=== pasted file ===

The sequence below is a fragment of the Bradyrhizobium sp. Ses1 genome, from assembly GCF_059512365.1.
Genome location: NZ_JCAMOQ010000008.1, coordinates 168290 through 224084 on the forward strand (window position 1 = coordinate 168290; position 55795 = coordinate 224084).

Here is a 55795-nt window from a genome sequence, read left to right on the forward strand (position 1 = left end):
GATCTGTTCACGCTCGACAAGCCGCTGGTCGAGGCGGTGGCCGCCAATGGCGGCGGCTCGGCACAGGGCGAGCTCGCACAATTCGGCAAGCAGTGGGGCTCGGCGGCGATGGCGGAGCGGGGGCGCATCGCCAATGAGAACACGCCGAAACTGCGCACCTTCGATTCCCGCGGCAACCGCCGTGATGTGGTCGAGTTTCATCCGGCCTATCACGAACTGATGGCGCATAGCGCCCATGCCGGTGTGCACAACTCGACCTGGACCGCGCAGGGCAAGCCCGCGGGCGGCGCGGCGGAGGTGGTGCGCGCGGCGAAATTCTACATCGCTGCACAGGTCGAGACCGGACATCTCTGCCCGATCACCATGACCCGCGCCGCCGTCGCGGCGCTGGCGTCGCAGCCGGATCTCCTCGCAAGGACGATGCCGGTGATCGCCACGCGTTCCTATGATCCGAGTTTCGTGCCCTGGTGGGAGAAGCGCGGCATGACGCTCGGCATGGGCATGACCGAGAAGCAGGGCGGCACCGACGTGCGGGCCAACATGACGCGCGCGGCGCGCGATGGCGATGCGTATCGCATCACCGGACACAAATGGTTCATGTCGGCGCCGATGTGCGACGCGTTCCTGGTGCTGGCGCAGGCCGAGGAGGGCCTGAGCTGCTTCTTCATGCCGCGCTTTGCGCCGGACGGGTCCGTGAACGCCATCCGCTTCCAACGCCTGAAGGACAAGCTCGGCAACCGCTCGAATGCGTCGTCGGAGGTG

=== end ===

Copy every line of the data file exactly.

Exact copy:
The sequence below is a fragment of the Bradyrhizobium sp. Ses1 genome, from assembly GCF_059512365.1.
Genome location: NZ_JCAMOQ010000008.1, coordinates 168290 through 224084 on the forward strand (window position 1 = coordinate 168290; position 55795 = coordinate 224084).

Here is a 55795-nt window from a genome sequence, read left to right on the forward strand (position 1 = left end):
GATCTGTTCACGCTCGACAAGCCGCTGGTCGAGGCGGTGGCCGCCAATGGCGGCGGCTCGGCACAGGGCGAGCTCGCACAATTCGGCAAGCAGTGGGGCTCGGCGGCGATGGCGGAGCGGGGGCGCATCGCCAATGAGAACACGCCGAAACTGCGCACCTTCGATTCCCGCGGCAACCGCCGTGATGTGGTCGAGTTTCATCCGGCCTATCACGAACTGATGGCGCATAGCGCCCATGCCGGTGTGCACAACTCGACCTGGACCGCGCAGGGCAAGCCCGCGGGCGGCGCGGCGGAGGTGGTGCGCGCGGCGAAATTCTACATCGCTGCACAGGTCGAGACCGGACATCTCTGCCCGATCACCATGACCCGCGCCGCCGTCGCGGCGCTGGCGTCGCAGCCGGATCTCCTCGCAAGGACGATGCCGGTGATCGCCACGCGTTCCTATGATCCGAGTTTCGTGCCCTGGTGGGAGAAGCGCGGCATGACGCTCGGCATGGGCATGACCGAGAAGCAGGGCGGCACCGACGTGCGGGCCAACATGACGCGCGCGGCGCGCGATGGCGATGCGTATCGCATCACCGGACACAAATGGTTCATGTCGGCGCCGATGTGCGACGCGTTCCTGGTGCTGGCGCAGGCCGAGGAGGGCCTGAGCTGCTTCTTCATGCCGCGCTTTGCGCCGGACGGGTCCGTGAACGCCATCCGCTTCCAACGCCTGAAGGACAAGCTCGGCAACCGCTCGAATGCGTCGTCGGAGGTG